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Adolescent Stress Can Change Brain During Adulthood

Adolescent Stress Can Change Brain During Adulthood

FOR IMMEDIATE RELEASE:
November 08, 2003

CONTACT:
Cindy Lepore, Adriana Bobinchock
617/855-2110
leporec@mclean.harvard.edu

Belmont, MA - Studies by Susan Andersen, PhD, of McLean Hospital and colleagues show that stressful events experienced during adolescence can lead to enduring changes in brain structure in adulthood. This work, being presented Nov. 8 at the Society for Neuroscience's Annual Meeting in New Orleans, is the first to demonstrate that exposure to a significant stress during adolescence can impact neuronal connections in the adult brain.

The researchers found that adult rats exposed to a social stress during adolescence (ages approximating 13 to 15 years in humans) showed a significant decrease in a specific protein found in the hippocampus, a brain region important for learning and memory. In fact, the loss of this protein, synaptophysin, is at least as great as that occurring in animals exposed to more severe stressors at a younger age, suggesting that adolescents may be more vulnerable to the effects of stress than younger animals.

Under typical conditions, synaptophysin, which is often used as an index of the number of neuronal connections, or synapses, reaches a peak during young adulthood (approximately ages 18 to 20), with the rise occurring primarily during adolescence. The team tested whether a social stress during this key developmental period might alter this pattern. A control group of rats was housed with their peers, and an experimental group of rats was housed individually during adolescence; individual housing in normally social animals such as rats is a stressful experience. The brains of both groups were then examined during young adulthood. The team found that rats exposed to the social stressor did not show the normal increase in synaptophysin during this period. These data suggest that social stress during adolescence causes either a loss of synapses or a decrease in the synaptophysin protein.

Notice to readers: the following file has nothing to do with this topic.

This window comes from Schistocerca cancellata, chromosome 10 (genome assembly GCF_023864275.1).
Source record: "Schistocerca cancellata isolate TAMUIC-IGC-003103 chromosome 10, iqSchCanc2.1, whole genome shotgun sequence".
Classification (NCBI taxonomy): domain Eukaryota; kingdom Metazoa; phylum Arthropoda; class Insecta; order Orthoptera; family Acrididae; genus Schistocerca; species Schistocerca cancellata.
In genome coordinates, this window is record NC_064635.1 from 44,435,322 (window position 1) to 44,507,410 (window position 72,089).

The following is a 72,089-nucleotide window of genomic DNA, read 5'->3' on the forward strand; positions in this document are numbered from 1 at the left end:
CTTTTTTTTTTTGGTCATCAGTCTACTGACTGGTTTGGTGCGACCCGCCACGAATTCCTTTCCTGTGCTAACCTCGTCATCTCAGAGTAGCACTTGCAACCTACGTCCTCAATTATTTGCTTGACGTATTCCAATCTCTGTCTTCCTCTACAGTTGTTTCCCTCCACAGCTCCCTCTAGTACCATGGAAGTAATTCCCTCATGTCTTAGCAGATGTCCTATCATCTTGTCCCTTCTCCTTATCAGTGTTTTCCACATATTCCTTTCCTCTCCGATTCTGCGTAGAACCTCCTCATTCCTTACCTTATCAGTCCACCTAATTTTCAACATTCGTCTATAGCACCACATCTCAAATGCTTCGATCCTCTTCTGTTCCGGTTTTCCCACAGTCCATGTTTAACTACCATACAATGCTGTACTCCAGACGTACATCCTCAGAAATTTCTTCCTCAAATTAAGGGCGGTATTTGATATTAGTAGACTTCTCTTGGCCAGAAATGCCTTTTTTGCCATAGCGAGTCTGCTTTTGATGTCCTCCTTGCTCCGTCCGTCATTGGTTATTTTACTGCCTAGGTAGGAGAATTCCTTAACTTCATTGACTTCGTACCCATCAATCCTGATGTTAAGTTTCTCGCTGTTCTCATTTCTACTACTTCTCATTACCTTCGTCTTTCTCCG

The researchers then compared the loss of synaptophysin in rats that were stressed during adolescence with rats that experienced significant stress during ages comparable to childhood. The stressor used for this age group was repeated maternal separation (RMS). The scientists found no significant difference in synaptic density between rats that had social stress during adolescence or rats that had early RMS. However, the density of synapses in the hippocampus of both groups was reduced significantly when compared with control rats.

These findings are the first to demonstrate that exposure to a significant stress during adolescence can have enduring consequences on the connections formed in the hippocampus in adulthood. These data may suggest why early traumatic stress, such as physical or sexual abuse or neglect, is associated with a decrease in the size of the hippocampus in adulthood.

"These pre-clinical data suggest that stress experienced early in life alters the normal developmental trajectory of the hippocampus, but that these changes are not apparent until later in life," said Andersen.

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